As an alternative to new dams, researchers are developing innovative mechanical storage technologies, Chu explained. This includes pumped storage by displacing water with air using isothermal compression and expansion in canisters one to two kilometers deep on the seafloor. Compressed air energy storage technologies using hollowed-out salt caverns with isothermal energy transfer also are being seriously considered.
“But, what about using electricity just to heat something up?” asked Chu. Within 10 to 20 years, wind and solar energy at the best sites in the world is expected to be as low as $15 /MWh (1.5 ¢/kWh) or equivalently $4.40/ MM Btu. Chu converted to MM Btu (million Btu) since this is the unit of energy used to price natural gas. At $4.40/ MM Btu, renewable energy will be less than the cost of natural gas in many regions of the world. Converting electrical energy directly into heat with resistive heating is thermodynamically inefficient since it creates excessive entropy. However, mechanical engineers and physicists alike have realized that there may be very efficient methods of using adiabatic compressors and expanders—such as Brayton turbines—to create a method of storing and extracting heat energy mechanically. Thus, heat storage begins to look like pumped-hydro storage, and for this reason the new technology has been dubbed a Brayton battery.
Brayton turbines are used in two ways to generate electricity. Natural gas turbines compress air, burn the fuel in a combustion chamber and extract mechanical work in the gas expansion stage. Alternatively, water heated to high pressures and temperatures well above the supercritical point, where there is no longer a distinction between liquid and vapor water, is used as an energy transfer fluid. After extracting work in the expansion stage, the cooled, low-temperature steam is returned to a high-temperature, high-pressure state through two stages of recompression. Energy “recuperators” are used the bring the steam to higher temperatures before adding fossil fuel heat. In this way the average temperature where the heat energy is added more closely approaches the idealized Carnot engine where the theoretical maximum thermal efficiency is η= (Thot – Tcold)/Tcold, where Thot is the temperature of a high-temperature reservoir and Tcold is the temperature where the waste heat is expelled.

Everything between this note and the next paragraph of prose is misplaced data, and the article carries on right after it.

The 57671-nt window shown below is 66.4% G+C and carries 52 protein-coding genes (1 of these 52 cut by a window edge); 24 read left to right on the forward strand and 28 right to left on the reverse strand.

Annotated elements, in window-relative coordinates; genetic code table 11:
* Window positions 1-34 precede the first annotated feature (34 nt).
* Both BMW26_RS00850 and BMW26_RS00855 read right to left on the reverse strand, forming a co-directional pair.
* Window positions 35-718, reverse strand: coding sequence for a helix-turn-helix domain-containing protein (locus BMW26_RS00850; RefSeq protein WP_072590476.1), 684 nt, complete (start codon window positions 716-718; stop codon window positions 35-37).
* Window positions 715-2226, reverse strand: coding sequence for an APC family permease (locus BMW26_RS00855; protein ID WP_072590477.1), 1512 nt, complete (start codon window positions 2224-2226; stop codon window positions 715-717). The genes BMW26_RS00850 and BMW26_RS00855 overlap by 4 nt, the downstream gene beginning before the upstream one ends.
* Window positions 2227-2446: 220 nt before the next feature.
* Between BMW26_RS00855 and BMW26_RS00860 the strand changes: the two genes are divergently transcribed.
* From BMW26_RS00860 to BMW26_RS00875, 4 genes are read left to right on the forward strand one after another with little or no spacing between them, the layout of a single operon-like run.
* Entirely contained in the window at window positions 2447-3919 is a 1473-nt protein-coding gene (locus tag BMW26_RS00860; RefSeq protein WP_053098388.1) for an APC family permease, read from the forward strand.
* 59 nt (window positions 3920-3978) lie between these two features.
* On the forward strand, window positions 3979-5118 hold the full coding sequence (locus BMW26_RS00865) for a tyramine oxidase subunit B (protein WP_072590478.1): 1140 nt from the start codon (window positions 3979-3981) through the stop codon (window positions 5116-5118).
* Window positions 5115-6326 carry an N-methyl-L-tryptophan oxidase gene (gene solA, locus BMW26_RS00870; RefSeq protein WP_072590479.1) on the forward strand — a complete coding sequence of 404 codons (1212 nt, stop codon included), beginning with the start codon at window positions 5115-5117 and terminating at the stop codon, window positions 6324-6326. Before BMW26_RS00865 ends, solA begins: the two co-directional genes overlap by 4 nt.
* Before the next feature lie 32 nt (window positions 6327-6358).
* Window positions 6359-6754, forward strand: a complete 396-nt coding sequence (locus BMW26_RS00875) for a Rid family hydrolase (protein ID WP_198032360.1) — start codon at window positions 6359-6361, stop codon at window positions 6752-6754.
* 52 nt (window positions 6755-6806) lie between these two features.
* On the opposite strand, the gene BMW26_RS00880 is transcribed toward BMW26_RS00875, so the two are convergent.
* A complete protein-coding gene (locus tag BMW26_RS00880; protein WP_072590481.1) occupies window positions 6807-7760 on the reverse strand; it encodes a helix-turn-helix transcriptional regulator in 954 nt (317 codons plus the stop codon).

In the past decade, engineers have begun to pilot the use of supercritical CO2 as the working turbine fluid. A new turbine designed to burn a mixture of natural gas and oxygen in which 94 percent of the mass of the fluid is high-pressure supercritical CO2 (The Allam Cycle) is being piloted in joint venture with a start-up company, NetPower, and Toshiba.
Note that the conversion between electrical power and mechanical power is up to 98 to 99 percent energy efficient. Because of this high-conversion efficiency, the round-trip efficiency of pumped-hydro storage is 75 to 85 percent energy efficient, despite all of the friction and turbulence generated in moving water. Similarly, an efficient Brayton turbine can be used to pump heat between thermal reservoirs. In a case using two cold and two hot thermal storage reservoirs, an estimated 75 percent efficiency may be achievable. In the new thermal storage schemes, energy recuperation also is essential to maximize the overall efficiency when heat is stored in the high-temperature reservoir in the
charging mode and extracted in the discharging mode of the Brayton battery. While utility-scale thermal storage is still unproven, a number of companies are trying to commercialize these ideas.